At some stage in this decluttering journey I had a very simple image that came into my mind. I imagined us putting things out in our new flat in Edinburgh, piece by piece; putting things on shelves – things that were beautiful and we loved, and things that were useful. And I knew that rebuilding our life here in Edinburgh needed to take on the same pattern.
Life in Sheffield had become busy. Busy, busy, busy. If people asked us how we were, our default answer was ‘Busy. But good.’
Life will get busier here, I’m certain of that. But I’m also certain that we have a responsibility to not get so busy, but instead to fill it with the most important things. As Greg McKeown says, “If we don’t prioritise our life, someone else will.”
I guess I feel a renewed sense of urgency. Life is short. And we have one shot. One opportunity. There are so many things we could do, and could get involved in. But what are the one or two things that it’s our responsibility to run after?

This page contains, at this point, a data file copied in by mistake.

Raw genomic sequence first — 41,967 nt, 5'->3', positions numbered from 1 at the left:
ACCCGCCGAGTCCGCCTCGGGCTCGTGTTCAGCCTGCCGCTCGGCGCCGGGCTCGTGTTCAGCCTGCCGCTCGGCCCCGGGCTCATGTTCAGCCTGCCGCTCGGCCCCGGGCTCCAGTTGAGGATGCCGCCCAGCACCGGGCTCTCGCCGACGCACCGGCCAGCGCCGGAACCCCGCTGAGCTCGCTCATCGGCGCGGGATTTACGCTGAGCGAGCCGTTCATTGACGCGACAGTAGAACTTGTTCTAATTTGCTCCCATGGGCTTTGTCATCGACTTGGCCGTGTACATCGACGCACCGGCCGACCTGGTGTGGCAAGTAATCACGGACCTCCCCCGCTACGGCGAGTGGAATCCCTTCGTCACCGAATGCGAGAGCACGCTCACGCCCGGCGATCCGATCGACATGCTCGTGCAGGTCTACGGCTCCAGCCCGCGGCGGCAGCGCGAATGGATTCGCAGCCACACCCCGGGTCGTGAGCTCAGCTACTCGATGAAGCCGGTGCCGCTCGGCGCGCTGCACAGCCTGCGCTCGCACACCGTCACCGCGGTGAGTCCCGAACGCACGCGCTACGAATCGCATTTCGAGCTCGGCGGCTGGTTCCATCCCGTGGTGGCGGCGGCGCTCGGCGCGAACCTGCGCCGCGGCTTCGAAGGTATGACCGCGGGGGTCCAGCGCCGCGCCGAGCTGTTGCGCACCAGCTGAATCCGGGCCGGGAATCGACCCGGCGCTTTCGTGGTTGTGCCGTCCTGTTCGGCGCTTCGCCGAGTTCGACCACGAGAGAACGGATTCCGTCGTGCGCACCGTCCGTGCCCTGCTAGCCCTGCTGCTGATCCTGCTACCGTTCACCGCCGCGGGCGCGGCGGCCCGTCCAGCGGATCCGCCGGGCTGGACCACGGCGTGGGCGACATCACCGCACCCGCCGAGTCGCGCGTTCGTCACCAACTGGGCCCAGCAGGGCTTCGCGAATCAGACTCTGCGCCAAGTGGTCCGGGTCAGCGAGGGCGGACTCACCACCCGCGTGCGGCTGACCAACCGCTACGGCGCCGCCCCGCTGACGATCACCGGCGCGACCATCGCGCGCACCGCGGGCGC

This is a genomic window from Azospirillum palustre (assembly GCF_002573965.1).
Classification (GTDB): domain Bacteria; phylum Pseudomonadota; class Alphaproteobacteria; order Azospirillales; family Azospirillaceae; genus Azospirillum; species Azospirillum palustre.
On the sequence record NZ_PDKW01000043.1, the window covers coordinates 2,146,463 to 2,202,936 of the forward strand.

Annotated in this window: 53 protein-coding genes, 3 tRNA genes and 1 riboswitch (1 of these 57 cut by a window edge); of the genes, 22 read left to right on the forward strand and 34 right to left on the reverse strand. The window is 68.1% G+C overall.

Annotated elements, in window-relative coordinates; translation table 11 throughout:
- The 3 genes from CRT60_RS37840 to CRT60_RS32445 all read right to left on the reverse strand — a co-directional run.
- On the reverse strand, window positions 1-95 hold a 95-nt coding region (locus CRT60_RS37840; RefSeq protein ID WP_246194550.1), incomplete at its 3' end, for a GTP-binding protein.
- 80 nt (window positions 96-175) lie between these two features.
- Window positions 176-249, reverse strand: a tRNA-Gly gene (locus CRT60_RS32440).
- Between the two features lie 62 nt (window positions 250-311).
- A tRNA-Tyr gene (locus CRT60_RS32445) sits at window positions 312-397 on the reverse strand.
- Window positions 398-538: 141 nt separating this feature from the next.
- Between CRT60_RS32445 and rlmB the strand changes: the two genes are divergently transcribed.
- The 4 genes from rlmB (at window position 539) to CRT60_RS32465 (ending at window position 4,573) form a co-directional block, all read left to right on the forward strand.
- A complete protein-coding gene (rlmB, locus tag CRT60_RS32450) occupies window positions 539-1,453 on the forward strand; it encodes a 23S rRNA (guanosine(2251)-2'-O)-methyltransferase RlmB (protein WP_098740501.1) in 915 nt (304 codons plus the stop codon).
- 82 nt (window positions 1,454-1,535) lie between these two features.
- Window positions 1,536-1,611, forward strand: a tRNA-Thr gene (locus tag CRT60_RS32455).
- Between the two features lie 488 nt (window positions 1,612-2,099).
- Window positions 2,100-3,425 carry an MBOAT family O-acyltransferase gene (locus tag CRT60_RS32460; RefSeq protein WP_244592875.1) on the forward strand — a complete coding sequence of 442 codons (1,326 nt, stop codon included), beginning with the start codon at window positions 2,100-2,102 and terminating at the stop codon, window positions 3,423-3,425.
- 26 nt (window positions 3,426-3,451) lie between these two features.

And the starting place is always found in Him.
Maybe, I’m throwing out more questions than I have answers. But this is a journey I want to keep walking on, and working through. This is my journey, and it will look different for everyone. Any response we make needs to come from grace and conviction, rather than law and condemnation. That’s always God’s way.
There’s so much more I could write. But this is a blog post, and blog posts are supposed to be kept short, and snappy and simple, and … ahem… decluttered.
What do we need say ‘no’ to so that we can say ‘yes’ to something better?
Suggested further reading, if you’re interested…
Un-fancy.com – Caroline Joy’s 37 pieces of clothing blog
Essentialism: the disciplined pursuit of less – Greg McKeown
Rich Christians in an Age of Hunger – Ronald J. Sider